June 18, 2018

Home Plate Umpire Stu Scheurwater Does His Job, Follows Rule Book

Jeff Sullivan, FanGraphs, June 13, 2018:
I'd like to take this moment to applaud [umpire Stu] Scheurwater's performance. One call in particular has placed him on my good side. Scheurwater didn't do anything he wasn't supposed to do. He simply followed the rule book, which is much of an umpire's job. ...

In Tuesday's top of the sixth, the Mets were losing. ... [T]he score was just 1-0, and there was a runner on first. [Brandon] Nimmo was working with a 2-and-1 count, and then Jesse Biddle threw an inside breaking ball. The ball hit Nimmo on the elbow, and he started running to first. He didn't get very far.

Scheurwater called Nimmo back. Instead of awarding the hit-by-pitch, Scheurwater said the count was 3-and-1. That happened because, according to his judgment, Nimmo didn't try to avoid the pitch. In fact, he stuck his elbow out in the way. Nimmo, in other words, appeared to attempt to get hit on purpose, and that's not allowed. ...

Allow me to share with you the letter of the law:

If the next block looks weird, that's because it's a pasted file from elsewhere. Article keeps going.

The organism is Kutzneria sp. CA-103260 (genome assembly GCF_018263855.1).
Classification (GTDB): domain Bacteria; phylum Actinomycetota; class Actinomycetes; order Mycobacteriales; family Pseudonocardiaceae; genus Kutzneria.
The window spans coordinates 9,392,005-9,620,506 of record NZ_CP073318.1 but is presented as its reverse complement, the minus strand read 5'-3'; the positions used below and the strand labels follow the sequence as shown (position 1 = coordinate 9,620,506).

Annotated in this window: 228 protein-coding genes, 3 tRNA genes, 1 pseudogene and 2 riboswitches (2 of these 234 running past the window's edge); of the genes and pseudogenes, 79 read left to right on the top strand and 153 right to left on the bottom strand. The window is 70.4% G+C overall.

The batter becomes a runner and is entitled to first base without liability to be put out (provided he advances to and touches first base) when:
[...]
He is touched by a pitched ball which he is not attempting to hit unless (A) The ball is in the strike zone when it touches the batter, or (B) The batter makes no attempt to avoid being touched by the ball;
That's official rule 5.05(b)(2). ... This isn't some obscure rule buried deep in the text where no one is ever looking; this is one of those things that almost everyone knows. ... Every professional player is familiar with the rule. The issue, though, as you know, is that the rule is seldom ever enforced. ...

Scheurwater isn't a hero, but he's an umpire who deserves his time in the spotlight. He's an umpire who saw a hitter try to get hit, and he called the hitter on it immediately. That's how it's supposed to be done ...

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